Pre-Money Valuation

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DEFINITION of 'Pre-Money Valuation'

A slang phrased that refers to the value of a company's stock before it goes public. The term is often used by venture capitalists.

Also known as "pre-money."

BREAKING DOWN 'Pre-Money Valuation'

For example let's say Jim's Fabless Donut Shop is thinking of going public. If management and venture capitalists estimate the company will raise $100 million in the IPO, it is said to have $100 million in pre-money.

Valuing a company's stock before it goes public is a difficult task. When venture capitalists and entrepreneurs talk about pre-money they have to be very careful not to fall into the trap of "counting their chickens before the eggs have hatched" or, in other words, spending money they don't actually have.

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RELATED FAQS
  1. What's the difference between pre-money and post-money?

    The short answer to the question is that they differ in timing of valuation. Both pre-money and post-money are valuation ... Read Full Answer >>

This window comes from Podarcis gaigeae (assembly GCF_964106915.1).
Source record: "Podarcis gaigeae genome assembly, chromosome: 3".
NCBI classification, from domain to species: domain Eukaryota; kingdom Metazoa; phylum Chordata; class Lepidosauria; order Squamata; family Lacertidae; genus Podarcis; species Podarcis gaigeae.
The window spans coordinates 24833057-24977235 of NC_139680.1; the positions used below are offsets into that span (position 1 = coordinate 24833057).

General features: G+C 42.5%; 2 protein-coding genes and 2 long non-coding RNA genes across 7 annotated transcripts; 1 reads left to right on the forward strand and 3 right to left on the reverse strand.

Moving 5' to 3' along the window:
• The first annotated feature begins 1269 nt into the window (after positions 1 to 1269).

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    The price of a financial asset traded on the market is set by the forces of supply and demand. Newly issued stocks are no ... Read Full Answer >>
  3. What types of capital are not considered share capital?

    The money a business uses to fund operations or growth is called capital, and there are a number of capital sources available. ... Read Full Answer >>
  4. What kind of assets can be traded on a secondary market?

    Virtually all types of financial assets and investing instruments are traded on secondary markets, including stocks, bonds, ... Read Full Answer >>
  5. How do you find the break-even point using a payback period?

    It does not make sense to find the breakeven point using a company's payback period. A company's payback period is concerned ... Read Full Answer >>
  6. What does residual value represent in a private equity investment?

    It is common to see a private equity investment's net asset value, or NAV, referred to as its residual value, since it represents ... Read Full Answer >>

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